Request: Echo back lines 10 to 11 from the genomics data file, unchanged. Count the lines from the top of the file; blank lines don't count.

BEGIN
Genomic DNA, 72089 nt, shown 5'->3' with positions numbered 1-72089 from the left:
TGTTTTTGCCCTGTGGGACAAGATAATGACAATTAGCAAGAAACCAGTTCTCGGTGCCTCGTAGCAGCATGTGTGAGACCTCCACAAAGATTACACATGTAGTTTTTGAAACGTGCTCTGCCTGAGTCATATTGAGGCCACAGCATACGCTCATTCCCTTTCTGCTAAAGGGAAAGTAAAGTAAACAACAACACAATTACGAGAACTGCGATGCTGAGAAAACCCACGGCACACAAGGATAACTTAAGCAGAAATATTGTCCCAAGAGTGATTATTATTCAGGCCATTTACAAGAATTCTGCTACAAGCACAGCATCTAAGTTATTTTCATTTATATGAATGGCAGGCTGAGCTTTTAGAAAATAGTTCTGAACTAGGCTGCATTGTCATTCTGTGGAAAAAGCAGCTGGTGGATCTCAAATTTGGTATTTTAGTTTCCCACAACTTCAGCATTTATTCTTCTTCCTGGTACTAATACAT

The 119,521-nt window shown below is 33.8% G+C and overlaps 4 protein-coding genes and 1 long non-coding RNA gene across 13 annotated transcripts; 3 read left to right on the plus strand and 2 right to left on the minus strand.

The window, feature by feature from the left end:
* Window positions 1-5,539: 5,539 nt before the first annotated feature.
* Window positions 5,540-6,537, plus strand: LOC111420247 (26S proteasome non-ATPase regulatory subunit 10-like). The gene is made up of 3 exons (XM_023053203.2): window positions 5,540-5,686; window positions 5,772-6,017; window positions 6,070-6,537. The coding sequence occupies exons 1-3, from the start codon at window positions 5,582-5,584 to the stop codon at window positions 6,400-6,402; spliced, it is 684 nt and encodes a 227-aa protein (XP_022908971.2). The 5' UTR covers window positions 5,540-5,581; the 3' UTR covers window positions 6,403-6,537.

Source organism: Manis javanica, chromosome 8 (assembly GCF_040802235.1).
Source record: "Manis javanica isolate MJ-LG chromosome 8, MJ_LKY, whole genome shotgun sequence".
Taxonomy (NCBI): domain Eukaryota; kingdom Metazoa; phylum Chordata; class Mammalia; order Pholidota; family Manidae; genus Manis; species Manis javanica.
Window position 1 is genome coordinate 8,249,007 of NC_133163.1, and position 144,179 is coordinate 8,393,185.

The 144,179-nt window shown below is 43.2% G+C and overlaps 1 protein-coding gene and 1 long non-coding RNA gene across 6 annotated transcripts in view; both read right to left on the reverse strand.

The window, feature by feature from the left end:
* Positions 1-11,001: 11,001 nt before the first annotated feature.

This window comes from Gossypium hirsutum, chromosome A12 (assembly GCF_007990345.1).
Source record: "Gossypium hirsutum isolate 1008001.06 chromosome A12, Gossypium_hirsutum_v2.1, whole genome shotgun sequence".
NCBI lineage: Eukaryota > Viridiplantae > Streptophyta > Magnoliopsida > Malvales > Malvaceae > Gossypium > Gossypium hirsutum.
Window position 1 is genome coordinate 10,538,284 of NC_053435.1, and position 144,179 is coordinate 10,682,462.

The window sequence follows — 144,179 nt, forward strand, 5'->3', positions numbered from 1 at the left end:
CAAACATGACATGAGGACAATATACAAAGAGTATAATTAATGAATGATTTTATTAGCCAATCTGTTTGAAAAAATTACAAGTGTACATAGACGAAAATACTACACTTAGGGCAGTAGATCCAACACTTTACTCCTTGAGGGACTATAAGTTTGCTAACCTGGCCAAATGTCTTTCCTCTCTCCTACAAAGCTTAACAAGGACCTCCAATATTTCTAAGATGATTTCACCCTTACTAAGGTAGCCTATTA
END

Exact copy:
Window position 1 is genome coordinate 8,249,007 of NC_133163.1, and position 144,179 is coordinate 8,393,185.

The 144,179-nt window shown below is 43.2% G+C and overlaps 1 protein-coding gene and 1 long non-coding RNA gene across 6 annotated transcripts in view; both read right to left on the reverse strand.